In enzymology, a threonine-tRNA ligase (EC 18.104.22.168) is an enzyme that catalyzes the chemical reaction
ATP + L-threonine + tRNAThr
AMP + diphosphate + L-threonyl-tRNAThr
The three substrates of this enzyme are ATP, L-threonine, and threonine-specific transfer RNA [tRNA(Thr)], whereas its three products are AMP, diphosphate, and L-threonyl-tRNA(Thr).
The systematic name of this enzyme class is L-threonine:tRNAThr ligase (AMP-forming). Other names in common use include threonyl-tRNA synthetase, threonyl-transfer ribonucleate synthetase, threonyl-transfer RNA synthetase, threonyl-transfer ribonucleic acid synthetase, threonyl ribonucleic synthetase, threonine-transfer ribonucleate synthetase, threonine translase, threonyl-tRNA synthetase, and TARS.
Threonine-tRNA ligase (TARS) belongs to the family of ligases, to be specific those forming carbon-oxygen bonds in tRNA and related compounds. More specifically, it belongs to the family of the aminoacyl-tRNA synthetases. These latter enzymes link amino acids to their cognate transfer RNAs (tRNA) in aminoacylation reactions that establish the connection between a specific amino acid and a nucleotide triplet anticodon embedded in the tRNA. During their long evolution, some of these enzymes have acquired additional functions, including roles in RNA splicing, RNA trafficking, transcriptional regulation, translational regulation, and cell signaling.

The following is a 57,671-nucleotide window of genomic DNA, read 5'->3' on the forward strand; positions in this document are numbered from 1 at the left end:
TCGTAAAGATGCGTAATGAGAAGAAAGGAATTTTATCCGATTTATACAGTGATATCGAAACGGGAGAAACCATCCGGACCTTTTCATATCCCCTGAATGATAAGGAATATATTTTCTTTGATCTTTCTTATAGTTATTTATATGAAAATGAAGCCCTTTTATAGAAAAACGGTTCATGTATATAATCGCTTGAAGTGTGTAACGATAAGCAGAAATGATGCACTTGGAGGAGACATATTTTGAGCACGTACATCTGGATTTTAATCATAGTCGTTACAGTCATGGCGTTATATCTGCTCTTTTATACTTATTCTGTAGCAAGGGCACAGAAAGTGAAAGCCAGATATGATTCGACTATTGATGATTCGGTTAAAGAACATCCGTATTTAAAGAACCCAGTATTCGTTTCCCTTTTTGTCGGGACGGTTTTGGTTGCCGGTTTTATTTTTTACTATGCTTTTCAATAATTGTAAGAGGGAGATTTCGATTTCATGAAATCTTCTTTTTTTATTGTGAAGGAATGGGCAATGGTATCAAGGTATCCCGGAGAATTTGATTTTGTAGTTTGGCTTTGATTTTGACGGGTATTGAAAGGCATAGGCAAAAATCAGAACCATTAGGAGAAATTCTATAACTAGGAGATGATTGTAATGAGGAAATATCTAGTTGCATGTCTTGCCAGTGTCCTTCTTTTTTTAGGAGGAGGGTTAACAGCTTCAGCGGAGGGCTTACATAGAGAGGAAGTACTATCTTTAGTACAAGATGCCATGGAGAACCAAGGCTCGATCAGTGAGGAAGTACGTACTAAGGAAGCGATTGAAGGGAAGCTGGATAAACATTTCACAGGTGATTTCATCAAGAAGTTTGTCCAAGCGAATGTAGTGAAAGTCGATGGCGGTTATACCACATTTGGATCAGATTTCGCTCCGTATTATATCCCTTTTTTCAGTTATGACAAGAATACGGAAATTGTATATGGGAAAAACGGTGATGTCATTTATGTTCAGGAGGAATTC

Threonine—tRNA ligase Wikipedia
As of late 2007, 17 structures have been solved for this class of enzymes, with PDB accession codes 1EVK, 1EVL, 1FYF, 1KOG, 1NYQ, 1NYR, 1QF6, 1TJE, 1TKE, 1TKG, 1TKY, 1WWT, 1Y2Q, 2HKZ, 2HL0, 2HL1, and 2HL2.
Threonyl-tRNA synthetase (TARS) from Escherichia coli is encoded by the thrS gene. It is an homodimeric enzyme that aminoacylates tRNA(Thr) with the amino acid threonine. In addition, TARS has the ability to bind to its own messenger RNA (mRNA) immediately upstream of the AUG start codon, to inhibit its translation by competing with ribosome binding, and thus to negatively regulate the expression of its own gene. The cis-acting region responsible for the control, called operator, can be folded into four distinct domains. Each of domains 2 and 4 can be folded in a stem and loop structure that mimics the anticodon arm of E. coli tRNA(Thr). Mutagenesis and biochemical experiments have shown that the two anticodon-like domains of the operator bind to the two tRNA(Thr) anticodon recognition sites (one per subunit) of the dimeric TARS in a quasi-symmetrical manner.
The crystal structures of (i) TARS complexed with two tRNA(Thr) molecules, and (ii) TARS complexed with two isolated domains 2, have confirmed that TARS recognition is primarily governed by similar base-specific interactions between the anticodon loop of tRNA(Thr) and the loop of the operator domain 2. The same amino acids interact with the CGU anticodon sequence of tRNA(Thr) and the analogous residues in domain 2.